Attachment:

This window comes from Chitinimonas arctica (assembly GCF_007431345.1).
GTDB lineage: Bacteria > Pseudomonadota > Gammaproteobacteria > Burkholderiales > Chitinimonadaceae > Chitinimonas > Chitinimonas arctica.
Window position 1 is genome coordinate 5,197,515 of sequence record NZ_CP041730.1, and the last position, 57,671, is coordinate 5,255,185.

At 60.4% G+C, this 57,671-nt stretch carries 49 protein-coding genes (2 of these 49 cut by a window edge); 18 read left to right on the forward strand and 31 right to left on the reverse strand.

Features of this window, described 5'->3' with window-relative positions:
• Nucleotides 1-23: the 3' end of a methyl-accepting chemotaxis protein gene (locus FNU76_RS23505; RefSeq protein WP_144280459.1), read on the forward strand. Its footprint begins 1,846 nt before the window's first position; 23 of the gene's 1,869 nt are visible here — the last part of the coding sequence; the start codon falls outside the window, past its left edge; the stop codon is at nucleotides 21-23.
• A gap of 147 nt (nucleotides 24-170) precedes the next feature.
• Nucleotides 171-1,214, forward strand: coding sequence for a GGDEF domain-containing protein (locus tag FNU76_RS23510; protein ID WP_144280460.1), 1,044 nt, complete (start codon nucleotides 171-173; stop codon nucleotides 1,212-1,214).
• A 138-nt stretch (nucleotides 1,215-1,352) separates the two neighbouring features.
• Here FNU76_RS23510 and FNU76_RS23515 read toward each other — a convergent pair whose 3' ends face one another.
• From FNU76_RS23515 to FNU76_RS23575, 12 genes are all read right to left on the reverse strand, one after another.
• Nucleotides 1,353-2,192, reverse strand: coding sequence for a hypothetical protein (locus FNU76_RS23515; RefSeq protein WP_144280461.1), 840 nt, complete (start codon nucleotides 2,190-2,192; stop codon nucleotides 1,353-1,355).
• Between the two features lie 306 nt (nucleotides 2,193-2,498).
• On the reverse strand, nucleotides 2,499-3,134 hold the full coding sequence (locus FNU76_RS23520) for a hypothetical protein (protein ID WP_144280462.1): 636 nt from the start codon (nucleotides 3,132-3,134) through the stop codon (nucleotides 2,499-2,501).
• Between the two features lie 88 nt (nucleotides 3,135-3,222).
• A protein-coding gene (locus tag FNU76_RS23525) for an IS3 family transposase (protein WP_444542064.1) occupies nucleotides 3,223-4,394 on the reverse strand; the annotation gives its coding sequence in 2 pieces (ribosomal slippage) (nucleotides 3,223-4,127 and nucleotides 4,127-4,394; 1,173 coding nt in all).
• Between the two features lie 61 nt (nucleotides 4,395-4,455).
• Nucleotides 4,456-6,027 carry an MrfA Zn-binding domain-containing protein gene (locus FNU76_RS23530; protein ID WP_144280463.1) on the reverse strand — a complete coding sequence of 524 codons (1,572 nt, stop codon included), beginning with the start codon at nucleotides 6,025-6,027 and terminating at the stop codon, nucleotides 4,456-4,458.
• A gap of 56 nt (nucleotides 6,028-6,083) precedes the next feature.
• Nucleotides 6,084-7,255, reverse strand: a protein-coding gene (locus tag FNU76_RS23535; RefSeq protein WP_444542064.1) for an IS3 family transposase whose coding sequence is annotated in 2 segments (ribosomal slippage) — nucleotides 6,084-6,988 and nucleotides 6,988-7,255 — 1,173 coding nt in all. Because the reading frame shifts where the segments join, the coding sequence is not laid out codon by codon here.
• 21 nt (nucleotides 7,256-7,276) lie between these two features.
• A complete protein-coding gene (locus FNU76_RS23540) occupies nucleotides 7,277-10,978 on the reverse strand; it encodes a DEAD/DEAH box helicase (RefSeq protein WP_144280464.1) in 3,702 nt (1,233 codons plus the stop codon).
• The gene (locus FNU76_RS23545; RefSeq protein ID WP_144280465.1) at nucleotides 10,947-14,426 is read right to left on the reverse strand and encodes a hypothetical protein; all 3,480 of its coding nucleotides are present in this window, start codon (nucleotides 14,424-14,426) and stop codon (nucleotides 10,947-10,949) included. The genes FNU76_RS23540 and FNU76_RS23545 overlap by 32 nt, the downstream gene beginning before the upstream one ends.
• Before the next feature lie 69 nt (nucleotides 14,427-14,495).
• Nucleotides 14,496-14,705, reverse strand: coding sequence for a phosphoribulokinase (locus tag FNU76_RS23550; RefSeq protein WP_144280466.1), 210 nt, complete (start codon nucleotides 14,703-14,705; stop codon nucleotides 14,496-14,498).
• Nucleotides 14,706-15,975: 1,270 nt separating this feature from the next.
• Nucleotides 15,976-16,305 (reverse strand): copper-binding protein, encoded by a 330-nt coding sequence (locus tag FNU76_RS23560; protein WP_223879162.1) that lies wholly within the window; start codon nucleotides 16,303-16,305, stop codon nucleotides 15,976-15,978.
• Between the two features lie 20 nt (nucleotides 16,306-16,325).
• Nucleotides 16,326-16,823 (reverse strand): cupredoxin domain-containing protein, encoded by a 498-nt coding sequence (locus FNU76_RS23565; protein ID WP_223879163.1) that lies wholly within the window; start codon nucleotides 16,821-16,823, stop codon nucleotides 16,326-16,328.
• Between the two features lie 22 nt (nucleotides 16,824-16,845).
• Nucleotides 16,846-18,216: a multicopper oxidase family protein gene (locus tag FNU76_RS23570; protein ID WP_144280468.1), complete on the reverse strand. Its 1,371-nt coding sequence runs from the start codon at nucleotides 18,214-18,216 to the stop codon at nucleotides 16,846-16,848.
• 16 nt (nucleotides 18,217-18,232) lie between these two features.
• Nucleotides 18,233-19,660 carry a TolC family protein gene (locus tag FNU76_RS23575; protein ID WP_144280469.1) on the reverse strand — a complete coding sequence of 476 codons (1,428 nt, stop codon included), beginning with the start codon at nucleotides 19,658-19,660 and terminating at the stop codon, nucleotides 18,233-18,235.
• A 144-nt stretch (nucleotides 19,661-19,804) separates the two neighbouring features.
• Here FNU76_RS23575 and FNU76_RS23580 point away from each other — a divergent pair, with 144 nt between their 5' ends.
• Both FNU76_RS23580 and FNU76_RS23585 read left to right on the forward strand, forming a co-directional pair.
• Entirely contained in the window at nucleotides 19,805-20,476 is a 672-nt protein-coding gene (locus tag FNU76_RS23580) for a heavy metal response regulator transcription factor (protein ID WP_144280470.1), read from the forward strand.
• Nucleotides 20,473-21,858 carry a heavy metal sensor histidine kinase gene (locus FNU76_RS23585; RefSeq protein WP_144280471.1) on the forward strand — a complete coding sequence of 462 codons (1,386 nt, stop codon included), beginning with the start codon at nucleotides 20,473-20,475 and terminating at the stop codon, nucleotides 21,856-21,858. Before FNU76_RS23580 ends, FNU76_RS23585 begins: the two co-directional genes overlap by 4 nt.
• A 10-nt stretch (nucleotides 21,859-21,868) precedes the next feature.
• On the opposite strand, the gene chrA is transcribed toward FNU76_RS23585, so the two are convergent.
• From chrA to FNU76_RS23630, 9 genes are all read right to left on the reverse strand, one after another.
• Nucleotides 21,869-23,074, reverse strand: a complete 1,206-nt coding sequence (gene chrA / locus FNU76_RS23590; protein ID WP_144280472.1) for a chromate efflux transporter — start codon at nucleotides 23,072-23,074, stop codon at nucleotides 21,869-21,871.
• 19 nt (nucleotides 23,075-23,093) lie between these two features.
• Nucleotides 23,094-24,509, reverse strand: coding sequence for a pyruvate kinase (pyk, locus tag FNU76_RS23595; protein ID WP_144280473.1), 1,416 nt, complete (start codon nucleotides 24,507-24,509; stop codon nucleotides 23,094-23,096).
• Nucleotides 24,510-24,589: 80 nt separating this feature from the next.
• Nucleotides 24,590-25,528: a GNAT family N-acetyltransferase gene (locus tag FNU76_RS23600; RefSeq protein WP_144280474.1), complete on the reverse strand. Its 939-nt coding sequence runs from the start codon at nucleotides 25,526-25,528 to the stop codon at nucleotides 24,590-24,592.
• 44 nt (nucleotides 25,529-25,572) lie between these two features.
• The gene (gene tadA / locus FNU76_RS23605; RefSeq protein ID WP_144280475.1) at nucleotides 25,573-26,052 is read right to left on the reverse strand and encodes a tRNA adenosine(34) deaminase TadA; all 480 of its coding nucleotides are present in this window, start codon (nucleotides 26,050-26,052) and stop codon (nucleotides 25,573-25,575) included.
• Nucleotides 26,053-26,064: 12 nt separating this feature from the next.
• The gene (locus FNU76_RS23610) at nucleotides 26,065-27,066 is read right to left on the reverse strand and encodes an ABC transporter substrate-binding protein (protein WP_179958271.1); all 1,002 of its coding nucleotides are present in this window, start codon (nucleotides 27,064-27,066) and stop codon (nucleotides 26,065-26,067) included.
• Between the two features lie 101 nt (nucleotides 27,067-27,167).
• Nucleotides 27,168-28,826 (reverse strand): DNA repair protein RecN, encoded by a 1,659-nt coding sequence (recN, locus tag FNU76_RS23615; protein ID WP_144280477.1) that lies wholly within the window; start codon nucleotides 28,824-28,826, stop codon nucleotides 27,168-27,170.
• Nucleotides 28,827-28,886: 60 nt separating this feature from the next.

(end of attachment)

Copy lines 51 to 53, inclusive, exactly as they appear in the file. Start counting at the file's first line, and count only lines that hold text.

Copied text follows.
• Between the two features lie 101 nt (nucleotides 27,067-27,167).
• Nucleotides 27,168-28,826 (reverse strand): DNA repair protein RecN, encoded by a 1,659-nt coding sequence (recN, locus tag FNU76_RS23615; protein ID WP_144280477.1) that lies wholly within the window; start codon nucleotides 28,824-28,826, stop codon nucleotides 27,168-27,170.
• Nucleotides 28,827-28,886: 60 nt separating this feature from the next.